By Howard Ulman
BOSTON - Kevin Garnett gives Boston a new Big Three that brings the Celtics much closer to what their old Big Three delivered - an NBA title.
The Celtics, who have 16 championships but have gone without one for more than two decades, obtained the former MVP and 10-time All-Star on Tuesday in a 7-for-1 deal - the NBA's biggest trade for one player.
Boston sent the Minnesota Timberwolves forwards Al Jefferson, Ryan Gomes and Gerald Green, guard Sebastian Telfair and center Theo Ratliff, two first-round draft picks and cash considerations. Besides Ratliff, 34, the other four are 22 or younger.
With Paul Pierce and Ray Allen already on the roster, the Celtics have been transformed from a promising collection of youngsters who had the NBA's second-worst record last season into an instant contender in the mediocre Eastern Conference.
"I am excited to become a Celtic," Garnett said. "It's wonderful to have the opportunity to play with players the quality of Paul and Ray. The Celtics have had a proud tradition and now I hope that we can add to the legacy."
The Timberwolves get the Celtics' first-round pick in 2009, unless it is among the top three, and a return of Minnesota's conditional first round draft pick obtained in January 2006 when they sent Ricky Davis to the Timberwolves for Wally Szczerbiak. Minnesota also receives cash considerations in the deal.
The previous biggest NBA trade for one player came in 1999 when Houston obtained Scottie Pippen from Portland for six players.
The Garnett trade eclipses the latest one involving an NBA star, Allen Iverson. Philadelphia traded the guard and Ivan McFarlin to Denver last Dec. 19 for Andre Miller, Joe Smith and two first-round draft choices.
The Celtics won their last championship, the third with the original Big Three of Larry Bird, Kevin McHale and Robert Parish, in 1986. Two members of that club orchestrated Tuesday's blockbuster trade - Celtics executive director of basketball operations Danny Ainge and Timberwolves vice president of basketball operations Kevin McHale.
The key to the deal for Minnesota is Jefferson, whom the Celtics were reluctant to part with. He had a breakout season in 2006-07, his third with Boston, when he averaged 16 points and 11 rebounds after struggling with injuries. He joins a youth movement in Minnesota, which drafted forward Corey Brewer from Florida.
The teams had discussed a trade for the 6-foot-11 Garnett, the NBA's leading rebounder each of the past four seasons, before the June draft. But he didn't want to go to Boston, and the Celtics didn't want to give up Jefferson.
But the acquisition of Allen, 32, in a draft-day trade with Seattle to go with Pierce, 29, may have helped change Garnett's mind. It gave Garnett, 31, a better chance at a title after Minnesota missed the last three playoffs in the tough Western Conference.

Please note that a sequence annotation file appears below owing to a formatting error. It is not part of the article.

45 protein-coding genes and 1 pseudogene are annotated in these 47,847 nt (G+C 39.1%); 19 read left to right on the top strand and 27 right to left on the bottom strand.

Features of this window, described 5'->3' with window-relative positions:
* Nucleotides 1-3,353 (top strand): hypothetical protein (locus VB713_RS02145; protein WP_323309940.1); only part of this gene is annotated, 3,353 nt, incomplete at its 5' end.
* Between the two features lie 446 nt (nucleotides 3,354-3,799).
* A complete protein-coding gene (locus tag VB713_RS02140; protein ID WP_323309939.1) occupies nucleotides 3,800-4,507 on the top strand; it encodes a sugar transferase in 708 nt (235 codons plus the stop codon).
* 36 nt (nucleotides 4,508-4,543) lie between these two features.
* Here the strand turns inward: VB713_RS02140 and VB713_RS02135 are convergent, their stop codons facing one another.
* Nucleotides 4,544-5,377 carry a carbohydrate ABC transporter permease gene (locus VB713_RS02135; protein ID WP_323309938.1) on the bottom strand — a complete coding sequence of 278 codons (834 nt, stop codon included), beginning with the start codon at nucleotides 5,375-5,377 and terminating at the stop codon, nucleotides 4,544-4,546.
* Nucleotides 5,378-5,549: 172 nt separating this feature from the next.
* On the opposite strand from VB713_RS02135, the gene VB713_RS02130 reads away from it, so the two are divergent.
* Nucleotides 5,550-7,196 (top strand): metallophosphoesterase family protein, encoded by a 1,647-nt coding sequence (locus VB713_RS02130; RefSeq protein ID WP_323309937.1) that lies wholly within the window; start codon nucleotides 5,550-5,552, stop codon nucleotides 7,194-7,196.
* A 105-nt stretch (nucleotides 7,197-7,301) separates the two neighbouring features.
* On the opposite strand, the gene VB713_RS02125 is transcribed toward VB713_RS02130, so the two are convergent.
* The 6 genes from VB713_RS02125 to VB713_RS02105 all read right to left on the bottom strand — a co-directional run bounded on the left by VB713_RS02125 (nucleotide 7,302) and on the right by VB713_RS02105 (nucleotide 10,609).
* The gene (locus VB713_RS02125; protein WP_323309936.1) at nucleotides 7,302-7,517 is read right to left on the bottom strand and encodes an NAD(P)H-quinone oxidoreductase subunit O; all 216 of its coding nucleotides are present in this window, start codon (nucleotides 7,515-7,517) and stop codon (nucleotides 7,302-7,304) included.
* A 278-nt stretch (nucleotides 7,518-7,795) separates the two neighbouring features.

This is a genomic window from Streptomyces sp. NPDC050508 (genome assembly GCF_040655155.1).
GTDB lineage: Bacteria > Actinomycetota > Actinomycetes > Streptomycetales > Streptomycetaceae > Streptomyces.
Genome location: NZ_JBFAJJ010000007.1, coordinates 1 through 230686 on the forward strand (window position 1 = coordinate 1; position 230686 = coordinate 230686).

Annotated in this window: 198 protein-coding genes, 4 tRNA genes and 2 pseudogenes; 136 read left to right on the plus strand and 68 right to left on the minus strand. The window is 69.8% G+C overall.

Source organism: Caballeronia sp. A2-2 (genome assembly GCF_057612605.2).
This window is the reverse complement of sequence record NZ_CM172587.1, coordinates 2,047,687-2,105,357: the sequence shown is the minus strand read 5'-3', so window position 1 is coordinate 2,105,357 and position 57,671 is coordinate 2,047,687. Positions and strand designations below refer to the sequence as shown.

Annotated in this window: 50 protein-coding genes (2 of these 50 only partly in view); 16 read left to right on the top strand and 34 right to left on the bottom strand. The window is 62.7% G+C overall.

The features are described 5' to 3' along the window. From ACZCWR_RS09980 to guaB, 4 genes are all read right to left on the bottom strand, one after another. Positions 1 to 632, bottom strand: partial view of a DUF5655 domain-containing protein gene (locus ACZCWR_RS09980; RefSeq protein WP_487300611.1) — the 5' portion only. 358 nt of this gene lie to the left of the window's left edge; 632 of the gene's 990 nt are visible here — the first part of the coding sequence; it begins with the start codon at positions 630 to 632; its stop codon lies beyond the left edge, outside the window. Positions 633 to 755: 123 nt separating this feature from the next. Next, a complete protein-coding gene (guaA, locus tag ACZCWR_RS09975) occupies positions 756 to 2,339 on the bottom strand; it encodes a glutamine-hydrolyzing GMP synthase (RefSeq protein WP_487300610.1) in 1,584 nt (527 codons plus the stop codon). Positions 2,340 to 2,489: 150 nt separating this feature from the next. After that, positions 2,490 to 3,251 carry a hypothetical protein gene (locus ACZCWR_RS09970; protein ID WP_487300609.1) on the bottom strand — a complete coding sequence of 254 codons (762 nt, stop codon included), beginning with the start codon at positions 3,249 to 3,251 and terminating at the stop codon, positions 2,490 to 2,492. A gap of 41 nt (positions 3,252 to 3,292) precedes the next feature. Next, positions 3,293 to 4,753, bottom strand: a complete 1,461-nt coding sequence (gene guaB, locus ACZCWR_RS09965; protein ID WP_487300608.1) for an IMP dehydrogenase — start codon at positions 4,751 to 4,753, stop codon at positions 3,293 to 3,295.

The Timberwolves came within two wins of the NBA finals in 2004. Garnett averaged 24.2 points and a league-high 13.9 rebounds that season, joining Bird as the only players to average at least 20 points, 10 rebounds and five assists for five consecutive years.
But Minnesota has fired two coaches and not made the playoffs since. Garnett never said he was unhappy and never asked to be traded but expressed frustration with some of McHale's personnel decisions and challenged him to upgrade the roster.
Garnett was the fifth player drafted in 1995, coming out of Farragut Academy in Illinois and skipping college. He has averaged more than 20 points and 10 rebounds for each of the last nine seasons. He is among five players in NBA history with at least 19,000 points, 10,000 rebounds and 4,000 assists. The others are Wilt Chamberlain, Kareem Abdul-Jabbar, Karl Malone and Charles Barkley. He also is an outstanding defensive player and an excellent passer.
The Timberwolves had lost 60 games in each of the four seasons before Garnett arrived. But in his second season, he helped lead them to the first of eight straight playoff appearances.
Before his third season, Garnett got a six-year, $126 million extension in 1997. He has one year and an option left on his current contract.
With Garnett, seven-time All-Star Allen and five-time All-Star Pierce, the Celtics upgraded their profile in a sports market dominated by the New England Patriots and Boston Red Sox.
In his four full seasons as executive director of basketball operations, Ainge has stockpiled youngsters. He could be patient and let them develop or speed the process through trades.
The Celtics have second-year point guard Rajon Rondo and could try to sign a veteran at that spot. Only nine players are under contract, although they are expected to sign second-round draft picks Glen Davis, a forward from LSU, and Gabe Pruitt, a guard from Southern California.